WASHINGTON, D.C..: Afghan foreign minister seeks long-term assistance
U.S. and international forces should remain in Afghanistan beyond the six-month life of the interim government and until all al-Qaida and Taliban resistance are gone, the foreign minister said ahead of Prime Minister Hamid Karzai's first meeting with President Bush.
The close U.S. assistance is needed to secure the country, Afghan Foreign Minister Abdullah said in an interview with The Associated Press.
Enemies of the interim government, he said, including "some who have lost power" in Afghanistan and groups in the region, might try to use Karzai's close alliance with the United States to cause trouble in a country long hostile to outside meddling.
"But it will not work," Abdullah said, asserting that most Afghans are grateful to the United States for helping oust the Taliban.
Washington, D.C.: Powell, White House at odds over detainees' legal status
The Bush administration is locked in an internal dispute over the legal status of al-Qaida and Taliban detainees being held at the U.S. naval base in Cuba, senior U.S. officials said Saturday.
Secretary of State Colin Powell has urged President Bush to declare that the 158 captives at Guantanamo Bay are covered by the 1949 Geneva Convention, which governs how prisoners of war are to be treated, a senior State Department official said.
To date, the Bush administration has treated the captives as "unlawful combatants" who do not qualify for the convention's protection.
The dispute is over international law, not prisoners' treatment.
Powell does not believe the detainees qualify as prisoners of war, the State Department official said. But he argues that declaring they are covered by the Geneva Convention would bolster international support for U.S. action in Bush's war on terrorism and protect Americans held overseas.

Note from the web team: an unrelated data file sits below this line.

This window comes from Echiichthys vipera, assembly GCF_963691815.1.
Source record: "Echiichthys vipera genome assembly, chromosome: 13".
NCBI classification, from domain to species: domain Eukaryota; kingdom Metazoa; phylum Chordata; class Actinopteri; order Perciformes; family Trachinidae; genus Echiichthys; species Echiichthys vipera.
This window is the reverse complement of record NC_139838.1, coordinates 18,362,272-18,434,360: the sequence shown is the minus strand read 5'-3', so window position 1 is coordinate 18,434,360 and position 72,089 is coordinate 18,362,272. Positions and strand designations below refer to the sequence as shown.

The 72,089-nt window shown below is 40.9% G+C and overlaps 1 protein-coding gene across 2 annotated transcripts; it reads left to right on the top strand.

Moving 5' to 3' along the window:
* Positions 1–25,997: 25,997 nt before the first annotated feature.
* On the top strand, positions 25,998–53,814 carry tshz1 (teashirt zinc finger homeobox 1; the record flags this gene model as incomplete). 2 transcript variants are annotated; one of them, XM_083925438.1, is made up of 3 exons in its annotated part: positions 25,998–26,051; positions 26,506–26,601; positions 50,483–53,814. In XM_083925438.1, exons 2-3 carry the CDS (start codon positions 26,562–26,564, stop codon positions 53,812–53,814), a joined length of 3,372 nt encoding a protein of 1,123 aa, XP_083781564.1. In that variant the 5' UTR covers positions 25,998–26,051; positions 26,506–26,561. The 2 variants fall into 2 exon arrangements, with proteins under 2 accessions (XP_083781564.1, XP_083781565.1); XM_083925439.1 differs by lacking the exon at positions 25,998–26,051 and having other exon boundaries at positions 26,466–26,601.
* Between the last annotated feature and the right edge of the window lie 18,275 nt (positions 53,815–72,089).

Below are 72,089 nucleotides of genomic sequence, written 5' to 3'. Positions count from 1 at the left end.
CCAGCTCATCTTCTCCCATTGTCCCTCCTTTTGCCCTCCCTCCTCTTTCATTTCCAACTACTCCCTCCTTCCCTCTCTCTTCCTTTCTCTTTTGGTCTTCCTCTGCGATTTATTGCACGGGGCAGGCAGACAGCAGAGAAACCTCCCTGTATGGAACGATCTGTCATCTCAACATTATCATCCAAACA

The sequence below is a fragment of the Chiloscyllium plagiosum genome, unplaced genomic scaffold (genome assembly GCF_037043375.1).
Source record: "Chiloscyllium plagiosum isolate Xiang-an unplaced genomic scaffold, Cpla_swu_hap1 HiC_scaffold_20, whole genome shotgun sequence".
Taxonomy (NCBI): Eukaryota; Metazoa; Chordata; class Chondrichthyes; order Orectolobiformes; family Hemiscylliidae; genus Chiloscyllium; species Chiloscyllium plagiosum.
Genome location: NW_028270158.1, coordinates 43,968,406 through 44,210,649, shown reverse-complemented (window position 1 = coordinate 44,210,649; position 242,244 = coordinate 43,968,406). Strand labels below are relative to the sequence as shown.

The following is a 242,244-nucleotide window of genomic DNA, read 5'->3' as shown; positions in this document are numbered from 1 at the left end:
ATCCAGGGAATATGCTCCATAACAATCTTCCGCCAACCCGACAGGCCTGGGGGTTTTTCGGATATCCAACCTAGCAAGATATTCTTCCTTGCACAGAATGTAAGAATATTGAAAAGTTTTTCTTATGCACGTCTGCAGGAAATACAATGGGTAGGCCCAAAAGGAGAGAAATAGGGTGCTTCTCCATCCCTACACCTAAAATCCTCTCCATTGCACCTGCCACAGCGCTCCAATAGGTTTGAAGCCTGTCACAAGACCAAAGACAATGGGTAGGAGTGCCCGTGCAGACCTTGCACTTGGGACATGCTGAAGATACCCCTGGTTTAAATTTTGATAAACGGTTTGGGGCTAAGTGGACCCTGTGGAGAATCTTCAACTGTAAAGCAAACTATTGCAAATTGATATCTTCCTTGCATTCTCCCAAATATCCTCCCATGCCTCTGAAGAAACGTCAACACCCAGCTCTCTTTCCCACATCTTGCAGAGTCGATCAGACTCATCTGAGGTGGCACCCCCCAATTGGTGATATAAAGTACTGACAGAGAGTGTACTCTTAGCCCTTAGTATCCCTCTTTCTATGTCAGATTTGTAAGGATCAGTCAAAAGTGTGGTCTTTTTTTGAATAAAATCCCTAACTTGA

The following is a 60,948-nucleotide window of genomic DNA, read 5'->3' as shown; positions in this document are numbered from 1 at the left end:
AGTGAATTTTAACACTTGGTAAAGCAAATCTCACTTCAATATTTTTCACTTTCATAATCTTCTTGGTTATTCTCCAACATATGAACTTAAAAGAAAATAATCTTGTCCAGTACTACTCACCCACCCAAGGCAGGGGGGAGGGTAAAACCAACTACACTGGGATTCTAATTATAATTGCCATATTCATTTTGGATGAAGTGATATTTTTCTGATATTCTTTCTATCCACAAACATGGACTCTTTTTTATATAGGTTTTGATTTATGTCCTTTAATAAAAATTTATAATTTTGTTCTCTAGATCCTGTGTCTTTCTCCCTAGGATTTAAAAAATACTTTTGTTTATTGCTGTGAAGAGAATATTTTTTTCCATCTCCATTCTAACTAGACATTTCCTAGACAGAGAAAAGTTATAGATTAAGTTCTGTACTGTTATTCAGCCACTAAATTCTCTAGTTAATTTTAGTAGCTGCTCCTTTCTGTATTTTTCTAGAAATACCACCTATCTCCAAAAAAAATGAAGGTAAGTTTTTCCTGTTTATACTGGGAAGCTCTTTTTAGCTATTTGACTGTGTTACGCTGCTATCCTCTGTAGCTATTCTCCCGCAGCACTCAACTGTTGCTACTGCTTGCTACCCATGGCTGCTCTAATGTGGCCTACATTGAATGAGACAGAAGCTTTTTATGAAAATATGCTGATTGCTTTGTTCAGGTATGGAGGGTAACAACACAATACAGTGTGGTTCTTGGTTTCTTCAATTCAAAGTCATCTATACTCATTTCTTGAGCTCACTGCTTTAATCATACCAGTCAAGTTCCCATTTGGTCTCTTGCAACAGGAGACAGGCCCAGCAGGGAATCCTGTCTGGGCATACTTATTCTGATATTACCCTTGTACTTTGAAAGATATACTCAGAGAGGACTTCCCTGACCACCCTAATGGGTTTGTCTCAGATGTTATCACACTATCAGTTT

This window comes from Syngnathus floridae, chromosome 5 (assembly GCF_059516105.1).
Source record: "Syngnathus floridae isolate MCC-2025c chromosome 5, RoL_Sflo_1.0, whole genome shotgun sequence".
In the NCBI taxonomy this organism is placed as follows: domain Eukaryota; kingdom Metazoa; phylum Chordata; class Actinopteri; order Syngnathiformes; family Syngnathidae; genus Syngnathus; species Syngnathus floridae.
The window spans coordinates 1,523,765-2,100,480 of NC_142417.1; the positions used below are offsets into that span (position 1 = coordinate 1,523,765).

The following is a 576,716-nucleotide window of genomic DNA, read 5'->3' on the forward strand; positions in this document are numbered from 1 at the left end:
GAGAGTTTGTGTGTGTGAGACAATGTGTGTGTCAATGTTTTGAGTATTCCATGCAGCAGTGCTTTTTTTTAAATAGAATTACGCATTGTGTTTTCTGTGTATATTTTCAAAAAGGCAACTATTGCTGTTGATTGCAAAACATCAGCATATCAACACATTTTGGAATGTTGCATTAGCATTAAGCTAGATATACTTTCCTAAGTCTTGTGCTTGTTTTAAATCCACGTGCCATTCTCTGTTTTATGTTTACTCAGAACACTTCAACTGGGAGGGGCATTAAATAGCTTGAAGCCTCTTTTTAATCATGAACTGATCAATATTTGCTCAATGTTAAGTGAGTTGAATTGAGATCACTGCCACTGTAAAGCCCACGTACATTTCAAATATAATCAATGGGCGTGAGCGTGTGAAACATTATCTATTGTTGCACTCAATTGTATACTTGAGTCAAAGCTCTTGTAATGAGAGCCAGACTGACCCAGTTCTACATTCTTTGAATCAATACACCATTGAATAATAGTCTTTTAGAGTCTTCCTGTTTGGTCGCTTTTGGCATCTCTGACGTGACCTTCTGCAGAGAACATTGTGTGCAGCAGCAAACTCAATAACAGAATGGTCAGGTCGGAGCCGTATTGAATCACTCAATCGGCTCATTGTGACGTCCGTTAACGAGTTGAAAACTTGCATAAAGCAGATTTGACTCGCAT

NEW YORK: Former mayor says country failed to heed warnings
Just as it failed to heed the warning signs of Adolf Hitler's aggression in the 1930s, the United States did not do enough to prepare for terrorist attacks in the 1990s, Rudolph Giuliani told his former colleagues Saturday.
"This is going to stand as a reminder to us to never let our guard down again," Giuliani said of the Sept. 11 terrorist attacks.
He delivered a morning speech at the U.S. Conference of Mayors, which for the first time split its annual meeting between Washington and New York.
WASHINGTON: Anti-missile rocket test a success, Pentagon says
The first test of an anti-missile rocket fired from a Navy ship into space to knock down a dummy warhead was a success, the Pentagon says.
An interceptor rocket launched from the USS Lake Erie slammed into a dummy warhead fired Friday night from off Hawaii, Defense Department spokesman Maj. Mike Halbig said. The collision took place more than 300 miles northwest of Hawaii, Halbig said.